In one embodiment, game icon 92 and/or 94 and/or additional indicia 96 and/or 98 include reference to a store, brand, or other product identifier and/or to a mascot, object, symbol, or other item that users generally associate with the card provider. In one example, one or more of game icons 92 and 94 and additional indicia 96 and 98 relate to an occasion, season, or holiday for which stored-value card 10 is offered. In one embodiment, main menu user interface 90 additionally includes one or more backgrounds 100 or borders 102 to further populate main menu user interface 90. In one embodiment, backgrounds 100 and borders 102 relate to a trademark, object, color, mascot, or symbol associated with the card provider. In one example, backgrounds 100 and borders 102 relate to an occasion, season, or holiday for which stored-value card 10 is offered. Thus, icons 92 and 94, additional indicia 96 and 98, backgrounds 100, and/or borders 102 provide one example of means for associating stored-value card 10 with at least one of a holiday, a season, and an occasion.
In addition to being aesthetically linked to the software data on financial transaction card 10 and/or to the provider or product associated with stored-value card 10, each icon 92 and 94 is also actively linked to the software data. In other words, by a user selection or click on one of icons 92 and 94, the user is presented with an aspect of the software, such as the interactive activity or data set represented by the respective icon 92 or 94. For example, in one embodiment in which first icon 92 is linked to a first game and second icon 94 is linked to a second game, user selection of one of icons 92 and 94 selects which of the first game and second game the user wishes to play or otherwise access.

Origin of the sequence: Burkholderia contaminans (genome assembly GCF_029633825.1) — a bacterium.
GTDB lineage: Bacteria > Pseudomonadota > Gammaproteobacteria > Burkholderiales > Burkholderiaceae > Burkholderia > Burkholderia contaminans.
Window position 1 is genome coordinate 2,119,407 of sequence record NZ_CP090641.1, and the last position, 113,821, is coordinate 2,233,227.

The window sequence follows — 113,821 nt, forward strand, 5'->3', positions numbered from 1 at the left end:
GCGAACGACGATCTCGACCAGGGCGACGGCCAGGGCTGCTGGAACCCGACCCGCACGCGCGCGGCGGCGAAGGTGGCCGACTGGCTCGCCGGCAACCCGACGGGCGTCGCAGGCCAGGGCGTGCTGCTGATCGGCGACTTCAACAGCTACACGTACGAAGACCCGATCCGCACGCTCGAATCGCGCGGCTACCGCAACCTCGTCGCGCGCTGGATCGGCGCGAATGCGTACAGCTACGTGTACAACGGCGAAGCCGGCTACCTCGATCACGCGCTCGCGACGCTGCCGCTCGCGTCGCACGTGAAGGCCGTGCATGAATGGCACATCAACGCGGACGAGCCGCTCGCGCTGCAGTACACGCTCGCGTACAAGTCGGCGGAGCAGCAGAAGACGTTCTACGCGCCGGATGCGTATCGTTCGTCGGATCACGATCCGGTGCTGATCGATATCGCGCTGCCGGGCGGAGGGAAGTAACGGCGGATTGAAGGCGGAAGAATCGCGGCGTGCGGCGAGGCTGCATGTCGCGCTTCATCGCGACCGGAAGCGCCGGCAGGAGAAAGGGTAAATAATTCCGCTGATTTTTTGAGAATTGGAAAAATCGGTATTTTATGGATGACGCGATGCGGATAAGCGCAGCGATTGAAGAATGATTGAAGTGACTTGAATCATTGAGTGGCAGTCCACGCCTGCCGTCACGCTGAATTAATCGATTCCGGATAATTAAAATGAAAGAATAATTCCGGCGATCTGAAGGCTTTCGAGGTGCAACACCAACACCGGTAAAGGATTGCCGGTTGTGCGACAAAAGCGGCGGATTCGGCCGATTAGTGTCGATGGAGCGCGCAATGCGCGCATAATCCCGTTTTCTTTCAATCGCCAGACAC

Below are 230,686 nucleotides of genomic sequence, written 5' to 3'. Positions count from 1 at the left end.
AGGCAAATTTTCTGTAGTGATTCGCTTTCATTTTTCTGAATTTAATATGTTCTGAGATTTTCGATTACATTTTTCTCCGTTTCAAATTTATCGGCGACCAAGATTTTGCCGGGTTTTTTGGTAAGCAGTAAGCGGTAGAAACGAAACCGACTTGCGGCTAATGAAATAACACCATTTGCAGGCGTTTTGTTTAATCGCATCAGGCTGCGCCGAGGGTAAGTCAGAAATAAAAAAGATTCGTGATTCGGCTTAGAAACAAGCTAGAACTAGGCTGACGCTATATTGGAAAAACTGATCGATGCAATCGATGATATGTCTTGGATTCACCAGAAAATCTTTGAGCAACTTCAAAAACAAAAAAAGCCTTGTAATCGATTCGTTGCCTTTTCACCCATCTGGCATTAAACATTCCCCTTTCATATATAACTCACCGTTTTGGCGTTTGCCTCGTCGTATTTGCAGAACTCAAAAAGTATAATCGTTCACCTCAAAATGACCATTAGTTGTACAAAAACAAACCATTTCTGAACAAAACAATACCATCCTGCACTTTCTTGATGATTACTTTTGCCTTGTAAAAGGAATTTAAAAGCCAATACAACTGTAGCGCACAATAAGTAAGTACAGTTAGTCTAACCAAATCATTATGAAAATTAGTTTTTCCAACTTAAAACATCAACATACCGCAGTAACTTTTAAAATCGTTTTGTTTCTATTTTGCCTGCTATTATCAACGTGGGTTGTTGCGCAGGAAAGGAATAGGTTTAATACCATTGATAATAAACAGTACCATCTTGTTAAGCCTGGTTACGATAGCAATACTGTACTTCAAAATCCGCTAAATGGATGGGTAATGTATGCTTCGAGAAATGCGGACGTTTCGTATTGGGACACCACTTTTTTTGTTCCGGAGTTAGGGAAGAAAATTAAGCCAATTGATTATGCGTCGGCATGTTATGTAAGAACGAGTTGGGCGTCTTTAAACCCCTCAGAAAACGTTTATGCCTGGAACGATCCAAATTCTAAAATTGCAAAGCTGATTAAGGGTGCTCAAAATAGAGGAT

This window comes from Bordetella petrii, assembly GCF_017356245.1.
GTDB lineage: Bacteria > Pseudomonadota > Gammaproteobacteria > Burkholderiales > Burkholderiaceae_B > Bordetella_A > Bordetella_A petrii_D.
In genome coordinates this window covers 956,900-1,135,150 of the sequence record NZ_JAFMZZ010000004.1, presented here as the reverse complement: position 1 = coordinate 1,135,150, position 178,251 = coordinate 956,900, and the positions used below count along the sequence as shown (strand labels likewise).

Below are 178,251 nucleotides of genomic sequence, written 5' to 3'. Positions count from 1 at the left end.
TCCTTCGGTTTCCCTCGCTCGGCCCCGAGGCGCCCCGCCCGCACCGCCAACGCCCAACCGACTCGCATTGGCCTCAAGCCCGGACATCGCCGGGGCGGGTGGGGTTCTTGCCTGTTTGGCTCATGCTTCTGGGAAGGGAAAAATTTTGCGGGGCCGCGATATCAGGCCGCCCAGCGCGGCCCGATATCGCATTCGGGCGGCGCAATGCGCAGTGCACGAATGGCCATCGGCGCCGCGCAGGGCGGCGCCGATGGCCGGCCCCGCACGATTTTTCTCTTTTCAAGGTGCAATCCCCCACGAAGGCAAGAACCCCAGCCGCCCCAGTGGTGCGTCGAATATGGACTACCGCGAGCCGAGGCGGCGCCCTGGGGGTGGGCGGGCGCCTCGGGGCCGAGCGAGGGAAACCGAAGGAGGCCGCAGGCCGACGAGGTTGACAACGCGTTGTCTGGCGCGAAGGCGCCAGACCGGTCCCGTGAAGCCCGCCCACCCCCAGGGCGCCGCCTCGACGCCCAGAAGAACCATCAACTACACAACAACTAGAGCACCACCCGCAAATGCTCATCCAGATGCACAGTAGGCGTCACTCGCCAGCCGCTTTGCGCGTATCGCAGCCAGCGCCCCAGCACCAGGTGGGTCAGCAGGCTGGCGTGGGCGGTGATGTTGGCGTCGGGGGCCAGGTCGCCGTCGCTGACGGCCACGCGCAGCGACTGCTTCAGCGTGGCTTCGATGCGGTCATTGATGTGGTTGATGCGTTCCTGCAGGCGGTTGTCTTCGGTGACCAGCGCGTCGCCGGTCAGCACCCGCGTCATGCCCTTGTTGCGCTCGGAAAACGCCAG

Upon user selection of first icon 92, the user is presented with a new user interface unique to the associated first game. In one embodiment, the user is presented with a first game menu that includes items such as directions, level selection tools, etc. Upon reviewing and selecting to begin play at the first game menu, the user is presented with a first game user interface 110, such as that illustrated in
For example, first game user interface 110 illustrated in
Upon a user clicking or otherwise selecting one of the plurality of boxes 114, the selected box 114 is opened to reveal contents 116 of the selected box 114. In each turn, the user is able to select two boxes 114. The object is to select box pairs, i.e. to find two boxes 114 with matching contents 116, in a single turn. Therefore, for each turn or move, two boxes 114 are selected by the user and compared to determine if the selected boxes have matching contents 116. In one embodiment, once both boxes 114 of a pair are selected in a single turn, that pair of boxes is removed from game user interface 110. Accordingly, a user continues to takes turns until all the plurality of boxes 116 are paired and/or removed from game user interface 110.
In one embodiment, the number of moves, which is equal to the number of turns the user has taken, is tracked by a move counter 118. In one embodiment, the number of matches (i.e., the number of box pairs identified) is indicated by a match counter 119. In one embodiment, following completion of first level, a user is presented with a score and an opportunity to move on to the next level. In one example, the score is equal to the number of moves taken at the first level to match all the boxes 114. In one embodiment, subsequent levels sequentially increase in difficulty, for example, by presenting a user with a larger plurality of boxes 114 to match or pair.
In one embodiment, first game user interface 110 additionally includes one or more of level indicia 120, a skip level button 122, a quit button 124, and a main menu button 126. Level indicia 120 indicate the current level of the first game that the user is playing. Skip level button 122 allows a user to skip the current level by clicking on or otherwise selecting skip level button 122. Similarly, quit button 124 allows a user to quit the current game by clicking on or otherwise selecting quit button 124. Upon clicking on or otherwise selecting main menu 126 button, the user is exited from the first game and returned to main menu user interface 90.